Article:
UEFA has opened disciplinary proceedings against Chelsea on a charge of racist behaviour relating to antisemitic chants by their supporters in a Europa League group match against Vidi in December.
The match, which ended 2-2, was marred from the opening minutes by reports on social media of antisemitic chanting coming from the section of Groupama Arena that housed the 1,273 Chelsea supporters who had travelled to Budapest.
Chelsea now face the possibility of a partial closure of Stamford Bridge for a future UEFA match, though any punishment will come too late to affect their round-of-32 tie against Swedish giants Malmo next month.
A UEFA statement read: “Based on the report submitted by the UEFA Ethics and Disciplinary Inspector commissioned to conduct an investigation — according to Article 31 (4) of the UEFA Disciplinary Regulations (DR) — in relation to the alleged racist incidents that occurred at the afore-mentioned match, UEFA has announced that disciplinary proceedings have been instigated against Chelsea FC in accordance with the Article 55 of the DR.
“The UEFA Control, Ethics and Disciplinary Body will deal with this case on the occasion of its next meeting on 28 February 2019.”
Shortly after the game a Chelsea spokesman condemned the chants of a minority of supporters at Groupama Arena, claiming they had “shamed the club.”
News of UEFA’s action comes a week after Metropolitan Police confirmed that three men had been arrested on suspicion of antisemitic chanting prior to Chelsea’s clash with Tottenham in the first leg of the Carabao Cup semifinal at Wembley. A 23-year-old man has been released under investigation.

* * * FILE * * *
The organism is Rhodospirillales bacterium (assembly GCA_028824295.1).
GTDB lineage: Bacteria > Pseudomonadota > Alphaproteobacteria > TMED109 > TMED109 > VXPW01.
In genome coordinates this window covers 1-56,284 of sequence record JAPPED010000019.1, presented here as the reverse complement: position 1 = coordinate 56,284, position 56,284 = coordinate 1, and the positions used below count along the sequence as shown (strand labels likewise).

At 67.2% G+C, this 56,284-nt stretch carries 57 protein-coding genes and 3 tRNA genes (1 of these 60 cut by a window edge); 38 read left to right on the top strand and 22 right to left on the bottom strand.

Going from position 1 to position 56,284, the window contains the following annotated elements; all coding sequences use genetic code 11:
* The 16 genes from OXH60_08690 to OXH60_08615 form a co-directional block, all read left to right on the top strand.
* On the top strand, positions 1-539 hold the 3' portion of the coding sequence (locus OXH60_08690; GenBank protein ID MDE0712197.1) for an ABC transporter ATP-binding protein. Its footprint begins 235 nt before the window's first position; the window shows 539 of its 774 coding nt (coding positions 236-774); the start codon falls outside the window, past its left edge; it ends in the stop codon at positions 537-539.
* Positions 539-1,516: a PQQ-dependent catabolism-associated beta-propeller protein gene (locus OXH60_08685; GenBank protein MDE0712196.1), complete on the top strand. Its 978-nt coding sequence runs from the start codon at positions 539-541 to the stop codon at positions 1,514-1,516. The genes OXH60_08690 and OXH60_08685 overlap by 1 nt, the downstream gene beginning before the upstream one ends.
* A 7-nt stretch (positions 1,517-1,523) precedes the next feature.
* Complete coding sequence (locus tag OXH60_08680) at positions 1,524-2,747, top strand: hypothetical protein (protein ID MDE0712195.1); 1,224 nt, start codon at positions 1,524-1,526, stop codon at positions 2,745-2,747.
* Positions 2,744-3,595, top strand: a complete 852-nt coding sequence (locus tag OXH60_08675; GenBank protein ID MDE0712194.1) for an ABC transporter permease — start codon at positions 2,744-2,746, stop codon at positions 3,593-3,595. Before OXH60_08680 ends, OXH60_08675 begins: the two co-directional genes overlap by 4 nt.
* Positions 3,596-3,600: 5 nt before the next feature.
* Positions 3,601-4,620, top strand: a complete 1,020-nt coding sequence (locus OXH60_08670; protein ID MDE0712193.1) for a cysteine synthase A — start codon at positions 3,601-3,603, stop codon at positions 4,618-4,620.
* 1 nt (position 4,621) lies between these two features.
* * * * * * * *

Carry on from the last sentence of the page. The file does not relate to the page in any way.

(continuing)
The prospect of UEFA punishment for antisemitic chanting is particularly embarrassing for Chelsea, who have gone to great lengths in their attempts to eradicate antisemitism from football since launching a targeted campaign at the urging of owner Roman Abramovich in January.
Holocaust survivor Harry Spiro was invited to Cobham to address the first-team squad in January, while Chelsea sent a delegation to attend the annual March of the Living at Auschwitz in April.
This was followed in June by an official visit, consisting of 150 supporters and club officials, to the Nazi concentration camp.
Last month Chelsea announced that they will play MLS club New England Revolution in a postseason friendly, branded “Game for Change,” as part of their campaign against antisemitism.
Abramovich and Revolution owner Robert Kraft, who are both Jewish, have pledged to donate $1 million (£778,565) to the fight against antisemitism, with all money from ticket sales also going to the cause.